First, a tree is a master of transition. Each year, a tree goes through the full cycle of life, from buds to full bloom to fading glory to bare branches. And yet, in the midst of the constant transition, the tree stands tall, supported by the nourishment it receives. We, too, go through similar transitions each year. At times our hope springs eternal; at other times our joy is in full bloom. Sometimes our dreams begin to fade and at the lowest times our hearts are laid bare by pain and grief. And yet, as God’s people, we can gain strength from the promise of nourishment we receive each and every week from the table. Through all the seasons of our lives, through all the transitions we experience, Jesus Christ is with us, uplifting us, supporting us, cheering us on. As we live into that vision, as we witness to this truth in our lives, the kingdom of God take shape.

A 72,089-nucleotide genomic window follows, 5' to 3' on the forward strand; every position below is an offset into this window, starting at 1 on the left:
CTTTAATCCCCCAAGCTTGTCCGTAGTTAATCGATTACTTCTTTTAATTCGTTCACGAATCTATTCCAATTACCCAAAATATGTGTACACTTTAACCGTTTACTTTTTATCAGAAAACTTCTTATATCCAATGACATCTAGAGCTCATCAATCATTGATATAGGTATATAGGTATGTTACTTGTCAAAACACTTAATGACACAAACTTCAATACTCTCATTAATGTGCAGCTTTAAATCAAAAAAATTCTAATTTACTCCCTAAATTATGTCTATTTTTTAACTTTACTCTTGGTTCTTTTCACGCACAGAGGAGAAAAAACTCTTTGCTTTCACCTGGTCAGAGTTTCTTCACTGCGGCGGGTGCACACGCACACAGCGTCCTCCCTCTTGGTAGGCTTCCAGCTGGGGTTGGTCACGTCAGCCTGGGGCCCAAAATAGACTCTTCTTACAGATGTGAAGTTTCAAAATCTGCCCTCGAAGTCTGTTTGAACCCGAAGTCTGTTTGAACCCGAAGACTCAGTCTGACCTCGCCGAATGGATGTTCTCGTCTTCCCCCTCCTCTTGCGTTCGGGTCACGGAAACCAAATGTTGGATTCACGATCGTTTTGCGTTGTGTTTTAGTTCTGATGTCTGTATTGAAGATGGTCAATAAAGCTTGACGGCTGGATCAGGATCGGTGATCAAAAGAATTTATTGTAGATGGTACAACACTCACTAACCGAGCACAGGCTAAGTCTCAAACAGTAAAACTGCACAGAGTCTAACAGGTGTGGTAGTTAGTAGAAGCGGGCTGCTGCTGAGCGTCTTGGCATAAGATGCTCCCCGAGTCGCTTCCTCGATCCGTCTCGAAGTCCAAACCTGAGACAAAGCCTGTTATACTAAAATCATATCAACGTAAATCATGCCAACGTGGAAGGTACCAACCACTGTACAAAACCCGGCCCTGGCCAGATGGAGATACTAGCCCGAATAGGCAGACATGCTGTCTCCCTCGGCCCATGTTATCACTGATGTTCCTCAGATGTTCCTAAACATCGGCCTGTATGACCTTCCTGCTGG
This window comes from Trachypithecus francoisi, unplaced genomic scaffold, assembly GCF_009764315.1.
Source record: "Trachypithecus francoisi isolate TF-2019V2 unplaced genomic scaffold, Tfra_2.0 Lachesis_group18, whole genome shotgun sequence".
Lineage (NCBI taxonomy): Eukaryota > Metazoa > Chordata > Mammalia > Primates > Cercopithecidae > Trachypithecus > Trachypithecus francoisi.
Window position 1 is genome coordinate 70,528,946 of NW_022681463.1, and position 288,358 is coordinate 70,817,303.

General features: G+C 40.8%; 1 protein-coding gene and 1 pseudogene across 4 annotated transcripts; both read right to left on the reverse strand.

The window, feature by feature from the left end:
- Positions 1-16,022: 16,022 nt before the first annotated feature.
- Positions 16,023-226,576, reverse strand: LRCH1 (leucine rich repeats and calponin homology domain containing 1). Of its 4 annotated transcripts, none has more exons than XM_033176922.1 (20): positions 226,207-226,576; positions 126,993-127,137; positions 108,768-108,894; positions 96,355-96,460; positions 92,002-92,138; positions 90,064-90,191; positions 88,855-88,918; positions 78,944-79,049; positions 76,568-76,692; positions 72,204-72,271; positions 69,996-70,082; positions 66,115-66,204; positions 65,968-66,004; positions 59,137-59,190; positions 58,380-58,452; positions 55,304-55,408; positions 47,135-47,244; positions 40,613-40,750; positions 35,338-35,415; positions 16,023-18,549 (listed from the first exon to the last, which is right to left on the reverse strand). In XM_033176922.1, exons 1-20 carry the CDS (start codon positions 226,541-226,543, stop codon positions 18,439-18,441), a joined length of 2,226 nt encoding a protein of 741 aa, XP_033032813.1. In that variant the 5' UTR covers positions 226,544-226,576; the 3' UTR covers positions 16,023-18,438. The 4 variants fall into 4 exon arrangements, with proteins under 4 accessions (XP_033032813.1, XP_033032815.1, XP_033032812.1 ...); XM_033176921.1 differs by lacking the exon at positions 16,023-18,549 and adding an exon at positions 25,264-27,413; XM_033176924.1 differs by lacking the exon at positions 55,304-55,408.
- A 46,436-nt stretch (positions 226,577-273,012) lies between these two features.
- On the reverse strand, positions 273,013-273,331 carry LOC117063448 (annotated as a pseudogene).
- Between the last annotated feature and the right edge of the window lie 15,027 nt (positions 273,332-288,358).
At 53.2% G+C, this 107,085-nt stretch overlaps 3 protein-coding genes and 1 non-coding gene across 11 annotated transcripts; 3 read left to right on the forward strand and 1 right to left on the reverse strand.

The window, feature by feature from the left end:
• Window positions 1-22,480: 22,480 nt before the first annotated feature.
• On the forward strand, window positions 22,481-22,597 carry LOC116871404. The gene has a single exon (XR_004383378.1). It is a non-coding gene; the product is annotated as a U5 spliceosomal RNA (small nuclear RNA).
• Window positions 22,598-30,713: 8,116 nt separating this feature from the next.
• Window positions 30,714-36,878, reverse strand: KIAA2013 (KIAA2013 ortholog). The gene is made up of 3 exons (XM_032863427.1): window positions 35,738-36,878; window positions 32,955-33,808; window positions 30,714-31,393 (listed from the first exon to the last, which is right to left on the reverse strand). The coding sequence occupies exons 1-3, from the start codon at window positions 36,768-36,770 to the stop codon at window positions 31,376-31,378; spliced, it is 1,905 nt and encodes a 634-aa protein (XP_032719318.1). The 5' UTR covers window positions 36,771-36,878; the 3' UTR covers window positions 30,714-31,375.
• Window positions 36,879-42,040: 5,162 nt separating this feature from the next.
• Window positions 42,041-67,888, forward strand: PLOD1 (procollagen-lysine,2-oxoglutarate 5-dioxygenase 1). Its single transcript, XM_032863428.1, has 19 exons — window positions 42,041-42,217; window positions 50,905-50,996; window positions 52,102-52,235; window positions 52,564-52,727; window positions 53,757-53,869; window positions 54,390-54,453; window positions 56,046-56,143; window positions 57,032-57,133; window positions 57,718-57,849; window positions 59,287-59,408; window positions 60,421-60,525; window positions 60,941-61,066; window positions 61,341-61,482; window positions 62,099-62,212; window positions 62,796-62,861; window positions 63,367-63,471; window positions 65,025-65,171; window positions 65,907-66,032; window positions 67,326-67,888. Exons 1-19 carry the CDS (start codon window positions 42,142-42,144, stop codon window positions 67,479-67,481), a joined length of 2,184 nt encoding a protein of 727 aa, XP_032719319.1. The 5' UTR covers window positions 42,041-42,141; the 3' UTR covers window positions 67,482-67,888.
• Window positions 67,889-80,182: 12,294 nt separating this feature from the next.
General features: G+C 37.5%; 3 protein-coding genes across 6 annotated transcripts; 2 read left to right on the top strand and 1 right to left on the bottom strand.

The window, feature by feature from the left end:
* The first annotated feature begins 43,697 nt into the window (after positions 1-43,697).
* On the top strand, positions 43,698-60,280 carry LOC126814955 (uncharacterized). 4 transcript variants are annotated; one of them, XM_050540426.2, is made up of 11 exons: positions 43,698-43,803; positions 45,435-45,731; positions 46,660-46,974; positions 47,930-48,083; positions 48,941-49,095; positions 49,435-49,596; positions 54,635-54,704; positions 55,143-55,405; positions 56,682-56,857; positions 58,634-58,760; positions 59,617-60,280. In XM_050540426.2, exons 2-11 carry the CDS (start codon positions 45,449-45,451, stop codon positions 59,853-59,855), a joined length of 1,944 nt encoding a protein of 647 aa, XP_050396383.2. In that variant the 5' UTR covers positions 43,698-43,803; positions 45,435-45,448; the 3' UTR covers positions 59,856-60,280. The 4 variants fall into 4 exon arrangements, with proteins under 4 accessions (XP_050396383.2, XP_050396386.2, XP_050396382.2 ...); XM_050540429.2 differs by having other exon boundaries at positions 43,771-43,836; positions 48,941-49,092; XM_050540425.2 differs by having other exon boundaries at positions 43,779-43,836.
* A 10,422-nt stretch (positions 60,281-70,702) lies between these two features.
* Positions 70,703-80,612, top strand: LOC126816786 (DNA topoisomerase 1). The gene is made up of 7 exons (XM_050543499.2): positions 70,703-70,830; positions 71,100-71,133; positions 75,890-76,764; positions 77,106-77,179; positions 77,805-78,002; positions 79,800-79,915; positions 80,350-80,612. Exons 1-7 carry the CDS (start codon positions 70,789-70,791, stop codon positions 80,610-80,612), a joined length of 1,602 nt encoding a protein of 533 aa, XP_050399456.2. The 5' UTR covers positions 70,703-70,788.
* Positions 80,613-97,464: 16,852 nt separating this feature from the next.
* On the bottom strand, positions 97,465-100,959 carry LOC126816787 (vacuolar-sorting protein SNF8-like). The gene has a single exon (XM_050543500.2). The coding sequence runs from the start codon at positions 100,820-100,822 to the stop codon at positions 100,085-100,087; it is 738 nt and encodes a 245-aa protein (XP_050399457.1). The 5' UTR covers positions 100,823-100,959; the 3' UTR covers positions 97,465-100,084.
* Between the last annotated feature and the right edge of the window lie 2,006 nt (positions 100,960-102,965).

The other tree-like thing that applies to our conversation today is the idea that as followers of Christ, we are called to walk by faith, not by sight. Even though all our senses tell us that “everything’s supposed to different than what it is here,” we are called to live as if what God has promised us will come true, is coming true, through Christ’s work in us. All our rational and logical sensibilities might be screaming, “Are you crazy?” but our belief in Christ tells us that sometimes we have to be willing to go out on a limb, to live as if God’s kingdom is here, even when it most certainly is not. If we are willing to take that leap of faith and live into the future God has promised to us, God will bless our faithfulness.